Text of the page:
Becoming Fibroid Free: Malin Finds Relief Through UFE


Two in three women will develop fibroids at some point in her life. Uterine fibroids are small, noncancerous growths that form on the wall of the uterus. Although benign, and while many women may not experience complications, for some, fibroid symptoms can be devastating. Worse, information on treatment options is not always made readily available, and many patients are led to believe that the only solution is major surgery—like a hysterectomy.

Meet Malin Florentzson, a woman who had her life turned upside down when doctors informed her that removing her uterus would be the best treatment for her heavy menstrual bleeding and pain.

“Being 28, I found it really shocking that they said it was absolutely the only option,” reflected Malin. “I decided not to do it and learn how to live with my problems.”

Malin gave it her all, but unfortunately, her symptoms caught up. When her pain and fatigue worsened to the point where she collapsed at an airport, she knew she needed to seek a second opinion. That’s when she discovered the source of her complications: fibroids.

As an employee of Merit Medical, Malin was familiar with uterine fibroid embolization (ufe). An alternative method of treating fibroids, ufe allows patients to preserve the uterus by stopping blood flow to the fibroids, which causes them to shrink—thus relieving symptoms.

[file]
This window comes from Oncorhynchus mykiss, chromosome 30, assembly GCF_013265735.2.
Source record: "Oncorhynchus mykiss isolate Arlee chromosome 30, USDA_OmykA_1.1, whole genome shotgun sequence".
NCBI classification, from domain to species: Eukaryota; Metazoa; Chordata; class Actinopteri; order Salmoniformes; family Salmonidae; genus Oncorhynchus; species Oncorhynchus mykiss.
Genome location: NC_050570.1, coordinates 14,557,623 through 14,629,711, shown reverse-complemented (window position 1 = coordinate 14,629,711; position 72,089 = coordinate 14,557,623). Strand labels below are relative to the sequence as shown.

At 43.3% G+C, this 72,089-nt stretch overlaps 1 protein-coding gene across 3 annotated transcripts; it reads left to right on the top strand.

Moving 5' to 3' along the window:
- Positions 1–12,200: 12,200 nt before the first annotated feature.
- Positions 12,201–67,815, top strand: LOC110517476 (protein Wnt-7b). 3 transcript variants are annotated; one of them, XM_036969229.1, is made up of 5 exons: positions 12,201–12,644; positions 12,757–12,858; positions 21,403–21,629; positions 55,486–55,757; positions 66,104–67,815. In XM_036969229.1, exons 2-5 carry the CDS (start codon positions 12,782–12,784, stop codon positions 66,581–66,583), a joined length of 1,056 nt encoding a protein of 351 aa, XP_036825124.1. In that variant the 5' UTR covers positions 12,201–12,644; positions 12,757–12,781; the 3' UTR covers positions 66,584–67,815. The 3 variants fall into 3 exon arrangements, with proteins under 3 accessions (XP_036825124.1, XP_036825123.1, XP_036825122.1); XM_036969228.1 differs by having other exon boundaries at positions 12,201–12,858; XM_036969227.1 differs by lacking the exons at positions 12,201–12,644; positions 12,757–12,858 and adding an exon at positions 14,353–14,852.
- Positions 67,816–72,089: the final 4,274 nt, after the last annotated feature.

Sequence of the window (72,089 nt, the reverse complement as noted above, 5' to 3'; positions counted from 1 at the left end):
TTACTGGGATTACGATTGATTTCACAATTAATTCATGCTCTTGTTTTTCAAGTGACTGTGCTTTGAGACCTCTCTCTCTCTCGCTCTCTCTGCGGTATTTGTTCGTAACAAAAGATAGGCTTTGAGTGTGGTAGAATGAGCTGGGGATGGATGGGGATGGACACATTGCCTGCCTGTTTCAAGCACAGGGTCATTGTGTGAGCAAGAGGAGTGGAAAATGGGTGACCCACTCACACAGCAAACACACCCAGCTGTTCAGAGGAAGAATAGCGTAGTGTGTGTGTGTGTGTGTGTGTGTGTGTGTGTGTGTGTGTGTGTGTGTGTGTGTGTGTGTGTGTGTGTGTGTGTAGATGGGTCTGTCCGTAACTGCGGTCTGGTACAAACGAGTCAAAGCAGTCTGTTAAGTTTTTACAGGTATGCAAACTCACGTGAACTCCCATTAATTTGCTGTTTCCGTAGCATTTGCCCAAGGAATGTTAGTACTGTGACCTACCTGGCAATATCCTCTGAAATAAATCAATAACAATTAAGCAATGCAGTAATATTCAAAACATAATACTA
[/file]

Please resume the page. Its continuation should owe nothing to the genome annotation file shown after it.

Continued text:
For Malin, this presented an ideal solution. “I don’t want to remove an organ if I don’t absolutely have to,” she said. “I looked for someone to help me understand if I was a good candidate for ufe or not.”

After an Mri confirmed that ufe may be right for her condition, Malin scheduled an appointment with her gynecologist and interventional radiologist. And when the hospital placed the order with Merit for Embosphere® Microspheres—the tiny particles used to block blood supply to fibroids, causing them to shrink? It was Malin who took the call. “That was quite funny,” she remarked.

Malin made a full recovery from the successful ufe procedure. With her symptoms gone or significantly reduced, she was able to get back to the activities she enjoyed prior to developing fibroids. “It’s like a new life,” she said.

These days, Malin spends her time advocating for increased awareness of ufe as a treatment option to help reduce the stigma around talking about fibroids. “Who would I be if I couldn’t stand up and tell my story? We have to start understanding and listening to each other.”